Kings XI Punjab were electric on the field last night, as they managed to defend a meagre total of 127 runs against Sunrisers Hyderabad in the 2020 Dream11 Indian Premier League. KL Rahul’s side managed to hold on to eight catches in the outfield in that game, and were sharp with their ground fielding as well, to give the franchise a memorable win and keep their hopes alive to make it to the playoffs. 

Kings XI Punjab’s fielding coach Jonty Rhodes has so far been reluctant to take any credit for his side performing so admirably on the field, but the talisman former South African cricketer’s influence surely seems to have rubbed off on the team. In an exclusive interview with, Rhodes- who was an extraordinary fielder himself in his playing days, revealed what makes a good fielder and what probably has helped KXIP be so dominant in the field. 

“Everyone is built differently, everyone’s got different roles in the team, but the one attribute that makes anyone a better fielder is expecting every ball to come to you,” reveals Jonty Rhodes. “It can make you a better fielder even without practicing catching or throwing.”

“Commentators back then used to talk about my good ‘anticipation’ while playing. And I didn’t have faster reflexes than the others, or I would have been a much better batsman. So it wasn’t a case of me seeing the ball earlier, I just expected each game to come to me. I was ready before the ball was hit,” added KXIP’s fielding coach.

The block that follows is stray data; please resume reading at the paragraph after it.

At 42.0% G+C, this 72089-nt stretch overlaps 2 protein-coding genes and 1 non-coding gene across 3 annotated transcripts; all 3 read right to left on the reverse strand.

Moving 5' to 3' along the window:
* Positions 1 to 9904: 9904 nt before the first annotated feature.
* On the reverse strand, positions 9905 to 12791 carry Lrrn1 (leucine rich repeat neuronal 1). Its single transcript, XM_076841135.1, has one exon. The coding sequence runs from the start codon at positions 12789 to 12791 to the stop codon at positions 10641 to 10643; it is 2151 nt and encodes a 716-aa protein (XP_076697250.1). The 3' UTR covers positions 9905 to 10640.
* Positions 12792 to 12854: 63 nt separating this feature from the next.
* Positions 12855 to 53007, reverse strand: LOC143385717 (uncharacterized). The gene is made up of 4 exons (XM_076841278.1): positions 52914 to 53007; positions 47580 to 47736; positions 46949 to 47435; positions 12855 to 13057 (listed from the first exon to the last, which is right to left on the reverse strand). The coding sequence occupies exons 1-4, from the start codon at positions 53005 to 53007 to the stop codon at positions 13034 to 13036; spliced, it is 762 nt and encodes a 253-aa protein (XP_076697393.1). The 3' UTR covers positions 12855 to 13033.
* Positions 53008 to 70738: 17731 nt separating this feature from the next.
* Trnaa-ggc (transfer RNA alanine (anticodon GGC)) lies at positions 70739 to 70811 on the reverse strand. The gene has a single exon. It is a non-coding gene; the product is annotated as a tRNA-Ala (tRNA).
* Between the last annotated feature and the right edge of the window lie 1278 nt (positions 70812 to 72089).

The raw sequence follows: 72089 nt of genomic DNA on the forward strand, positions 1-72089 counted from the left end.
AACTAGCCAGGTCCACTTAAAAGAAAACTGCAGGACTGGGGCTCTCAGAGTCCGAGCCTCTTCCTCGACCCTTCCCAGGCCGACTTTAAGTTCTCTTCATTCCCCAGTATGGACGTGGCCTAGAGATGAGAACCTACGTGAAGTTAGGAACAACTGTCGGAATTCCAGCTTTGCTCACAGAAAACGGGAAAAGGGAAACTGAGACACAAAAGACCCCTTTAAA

“It's only 120 balls, so it is very easy to switch on and switch off, but if you are expecting every ball to come to you no matter where you are fielding, you will be an excellent fielder,” clarified Rhodes. 

It is that tip that seems to have worked wonders for Kings XI Punjab so far, who have given the tournament some of its finest fielding displays. Be it Nicholas Pooran’s gravity-defying save to Mayank Agarwal’s boundary saving effort, or the collective team effort last night against Sunrisers last night, KXIP’s fielders seem to be thriving under the tutelage of Jonty Rhodes. 

“My job is to try and make fielding interesting and simple. In a competition like the IPL, you meet the players literally 10 days before the tournament starts, so changing things drastically is very difficult. 

“What you want to do is give the players one or two small technical changes that they can adapt to and try to make them slightly faster while moving across the ground. I try and teach the players to be the best that they can be, and not have them expecting to become another Jonty Rhodes. Jonty Rhodes is old, that guy is done and dusted,” chuckled Rhodes while concluding the interview.